This sign says what I aim to do with these photos: See the ugly, but honest reality. When selecting motives for photos, it is so common everywhere in the world to focus upon the things that we see as relevant or nice. Between these points of relevancy there are wast areas of nothingness that one just needs to cross in order to gt to some other nice and relevant point. Some people seem to always be relegated to be in-between points though.
As many will have noticed, hardly any updated ever get posted here. I will turn my thesis in on September 1st, and will be examined some months after that. I will consider whether to restart my blog after I am through with that process, which may take another year or so to completely finish.
The following is an interview I did with Professor José Bell Lara in September this year. I spent September in Cuba, trying to understand the economic system, some of the IT systems behind it all and how Cuban (students) see it all.
Edited versions of this interview was published in the Australian Links International Journal for Socialist Renewal as well as the Turkish language site soL. A short version in German was printed in Neues Deutschland. A Norwegian version was published in Rødt! Nr. 4 2010.
The Cuban state has been acting paternalistically
Interview with Dr. José Bell Lara, Professor at the Latin American Faculty of Social Sciences in Cuba (FLACSO-Cuba), University of Havana, Cuba
Dr. Bell Lara has written essays such as “Globalization and Cuban Revolution” (2002) and “Cuban socialism within Globalization” (2007) and is part of the International Advisory Board of the journal Critical Sociology.
This interview was conducted in connection with changes in the economic model of Cuba announced by the Cuban government in September 2010.
Johannes Wilm (JW): Welcome. I would like to start the interview by relating the Cuban revolution in the context of Latin America. In the northern part of Latin American there have been three leftist revolutions that have survived at least a few years during the last century: Mexico 100 years ago, Cuba a little more than 50 years and Nicaragua about 30 years ago. In the case of Mexico, the revolution ended in a deadly mix of corruption and neo-liberalism. Will the same happen in Cuba? Is it impossible to make such revolutions last for more than a certain number of years?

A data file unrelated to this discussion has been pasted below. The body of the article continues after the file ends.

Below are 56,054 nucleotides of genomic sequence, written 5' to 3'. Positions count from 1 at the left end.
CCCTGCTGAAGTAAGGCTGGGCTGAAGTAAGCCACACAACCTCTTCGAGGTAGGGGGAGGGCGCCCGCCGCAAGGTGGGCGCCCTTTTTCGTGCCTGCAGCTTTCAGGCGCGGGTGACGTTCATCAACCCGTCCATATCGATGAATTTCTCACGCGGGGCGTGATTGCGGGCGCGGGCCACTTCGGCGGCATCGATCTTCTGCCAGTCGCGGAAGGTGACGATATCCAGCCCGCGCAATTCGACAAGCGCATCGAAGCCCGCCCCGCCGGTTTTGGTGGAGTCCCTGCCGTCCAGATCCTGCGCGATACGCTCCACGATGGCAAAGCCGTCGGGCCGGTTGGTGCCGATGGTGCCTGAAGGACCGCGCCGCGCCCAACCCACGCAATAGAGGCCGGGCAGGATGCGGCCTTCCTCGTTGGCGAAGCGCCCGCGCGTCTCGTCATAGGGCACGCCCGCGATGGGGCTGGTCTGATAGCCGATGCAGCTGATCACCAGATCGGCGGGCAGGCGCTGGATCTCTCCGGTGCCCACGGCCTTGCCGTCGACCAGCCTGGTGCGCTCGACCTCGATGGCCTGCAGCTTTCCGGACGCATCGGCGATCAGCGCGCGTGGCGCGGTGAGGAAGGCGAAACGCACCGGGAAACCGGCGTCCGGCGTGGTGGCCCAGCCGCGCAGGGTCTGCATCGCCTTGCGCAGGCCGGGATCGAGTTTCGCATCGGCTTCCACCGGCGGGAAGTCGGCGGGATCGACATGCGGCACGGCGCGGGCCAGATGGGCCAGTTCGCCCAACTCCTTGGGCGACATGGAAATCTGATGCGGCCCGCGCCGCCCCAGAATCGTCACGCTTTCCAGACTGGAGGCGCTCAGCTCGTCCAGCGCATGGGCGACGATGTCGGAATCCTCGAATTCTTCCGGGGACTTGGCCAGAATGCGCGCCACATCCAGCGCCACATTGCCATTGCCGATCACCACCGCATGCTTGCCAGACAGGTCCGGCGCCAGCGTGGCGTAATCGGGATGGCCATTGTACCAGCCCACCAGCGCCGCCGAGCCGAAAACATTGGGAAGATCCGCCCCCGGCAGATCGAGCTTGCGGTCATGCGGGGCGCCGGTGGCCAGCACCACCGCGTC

Jose Bell Lara (JBL): Well, the problem is in the nature of the revolution. What social forces made these revolutions? In the case of Mexico, the fundamental social force was largely rural. It was a revolution against the Porforio Diaz dictatorship. But the leadership of this revolution was in the hands of the middle classes. And their social project went no further than to install in Mexico a capitalism without the evils of the leader — ie the Porforio Diaz regime. And although there was a lot of participation by poor people, during the first decade of the revolution, most revolutionary leaders who had support amongst them were killed by other middle class revolutionaries. It happened to Zapata, who represented the south with its peasant population and the most radical revolutionary project. The same happened to Pancho Villa.
A new group assumes the leadership of the revolution and decides upon the direction of where the revolution was going: rebuilding a capitalism that was the Latin America equivalent of the European “welfare state”. It reaches its high point at the end of the 1930s, during the presidency of Lazaro Cardenas. During those years the oil is nationalized and there are a series of measures to increase living standards.
However, the restructuring of the ruling class in Mexico and the readjustment of Mexico to the world-wide capitalist system, always follows the general trend of the system. And the general trend of the system today is neo-liberalism, as just another phase. Because there is no competition with the Socialist camp anymore, all the social gains in Europe and America are being lost. And that is also the case of Mexico.